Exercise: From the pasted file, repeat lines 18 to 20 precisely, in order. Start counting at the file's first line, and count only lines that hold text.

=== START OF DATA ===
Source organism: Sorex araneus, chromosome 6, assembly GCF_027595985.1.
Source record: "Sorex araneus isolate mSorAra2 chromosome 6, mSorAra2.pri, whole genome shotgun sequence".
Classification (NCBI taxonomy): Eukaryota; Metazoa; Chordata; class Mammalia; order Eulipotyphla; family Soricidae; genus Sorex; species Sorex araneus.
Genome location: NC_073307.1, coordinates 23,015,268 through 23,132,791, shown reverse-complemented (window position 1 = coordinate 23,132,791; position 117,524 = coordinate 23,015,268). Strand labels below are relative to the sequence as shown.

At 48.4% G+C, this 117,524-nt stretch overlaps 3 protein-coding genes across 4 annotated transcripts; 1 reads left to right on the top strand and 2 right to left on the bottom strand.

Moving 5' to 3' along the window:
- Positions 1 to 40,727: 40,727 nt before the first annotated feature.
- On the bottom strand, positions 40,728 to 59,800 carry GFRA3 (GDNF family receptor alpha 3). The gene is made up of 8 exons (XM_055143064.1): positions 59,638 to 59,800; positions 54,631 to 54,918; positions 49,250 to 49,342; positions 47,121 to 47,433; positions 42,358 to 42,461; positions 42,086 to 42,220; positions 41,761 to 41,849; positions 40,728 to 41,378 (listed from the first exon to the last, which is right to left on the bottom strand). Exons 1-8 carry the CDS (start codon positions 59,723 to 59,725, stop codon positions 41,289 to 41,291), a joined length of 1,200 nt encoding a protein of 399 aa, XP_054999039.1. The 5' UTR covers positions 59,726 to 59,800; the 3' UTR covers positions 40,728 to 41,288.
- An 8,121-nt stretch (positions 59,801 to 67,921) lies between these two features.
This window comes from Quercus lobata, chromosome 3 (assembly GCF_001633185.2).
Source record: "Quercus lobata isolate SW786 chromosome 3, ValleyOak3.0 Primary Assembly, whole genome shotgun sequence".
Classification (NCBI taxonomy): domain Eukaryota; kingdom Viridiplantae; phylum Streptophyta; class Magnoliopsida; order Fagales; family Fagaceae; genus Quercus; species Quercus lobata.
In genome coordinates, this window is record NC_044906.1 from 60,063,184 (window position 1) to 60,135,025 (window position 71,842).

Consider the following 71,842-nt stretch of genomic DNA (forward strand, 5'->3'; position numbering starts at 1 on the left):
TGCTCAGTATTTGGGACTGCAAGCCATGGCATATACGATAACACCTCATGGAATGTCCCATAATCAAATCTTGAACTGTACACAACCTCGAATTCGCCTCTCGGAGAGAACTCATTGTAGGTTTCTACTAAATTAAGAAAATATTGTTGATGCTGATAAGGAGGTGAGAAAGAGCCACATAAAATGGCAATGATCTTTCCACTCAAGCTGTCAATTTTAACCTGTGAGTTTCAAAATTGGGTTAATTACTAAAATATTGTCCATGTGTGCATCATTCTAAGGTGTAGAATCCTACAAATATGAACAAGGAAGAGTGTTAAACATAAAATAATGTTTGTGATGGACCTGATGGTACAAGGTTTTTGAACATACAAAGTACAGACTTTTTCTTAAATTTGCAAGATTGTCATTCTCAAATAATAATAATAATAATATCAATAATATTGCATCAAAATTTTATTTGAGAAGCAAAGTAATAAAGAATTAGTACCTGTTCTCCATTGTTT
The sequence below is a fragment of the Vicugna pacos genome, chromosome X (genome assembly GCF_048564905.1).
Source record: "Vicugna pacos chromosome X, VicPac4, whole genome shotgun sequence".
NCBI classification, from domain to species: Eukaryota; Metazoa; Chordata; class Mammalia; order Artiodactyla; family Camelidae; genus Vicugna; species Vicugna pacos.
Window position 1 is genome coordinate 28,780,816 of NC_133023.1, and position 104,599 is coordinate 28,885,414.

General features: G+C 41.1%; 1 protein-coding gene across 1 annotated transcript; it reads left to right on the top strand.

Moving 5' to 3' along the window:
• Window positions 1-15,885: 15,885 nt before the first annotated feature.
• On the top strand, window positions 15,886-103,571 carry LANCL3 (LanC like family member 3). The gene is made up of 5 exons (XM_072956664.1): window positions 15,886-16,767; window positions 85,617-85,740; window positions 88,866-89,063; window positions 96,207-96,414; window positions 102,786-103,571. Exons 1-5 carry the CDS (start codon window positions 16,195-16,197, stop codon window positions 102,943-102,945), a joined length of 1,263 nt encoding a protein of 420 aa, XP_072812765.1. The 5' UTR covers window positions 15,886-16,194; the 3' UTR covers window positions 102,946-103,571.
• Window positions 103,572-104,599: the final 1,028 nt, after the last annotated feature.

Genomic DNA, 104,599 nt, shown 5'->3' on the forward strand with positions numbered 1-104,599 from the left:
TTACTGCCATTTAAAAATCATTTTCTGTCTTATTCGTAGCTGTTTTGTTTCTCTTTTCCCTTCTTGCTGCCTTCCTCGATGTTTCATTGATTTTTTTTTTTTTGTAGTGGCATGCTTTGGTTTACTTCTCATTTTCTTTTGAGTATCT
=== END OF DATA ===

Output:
NCBI classification, from domain to species: Eukaryota; Metazoa; Chordata; class Mammalia; order Artiodactyla; family Camelidae; genus Vicugna; species Vicugna pacos.
Window position 1 is genome coordinate 28,780,816 of NC_133023.1, and position 104,599 is coordinate 28,885,414.

General features: G+C 41.1%; 1 protein-coding gene across 1 annotated transcript; it reads left to right on the top strand.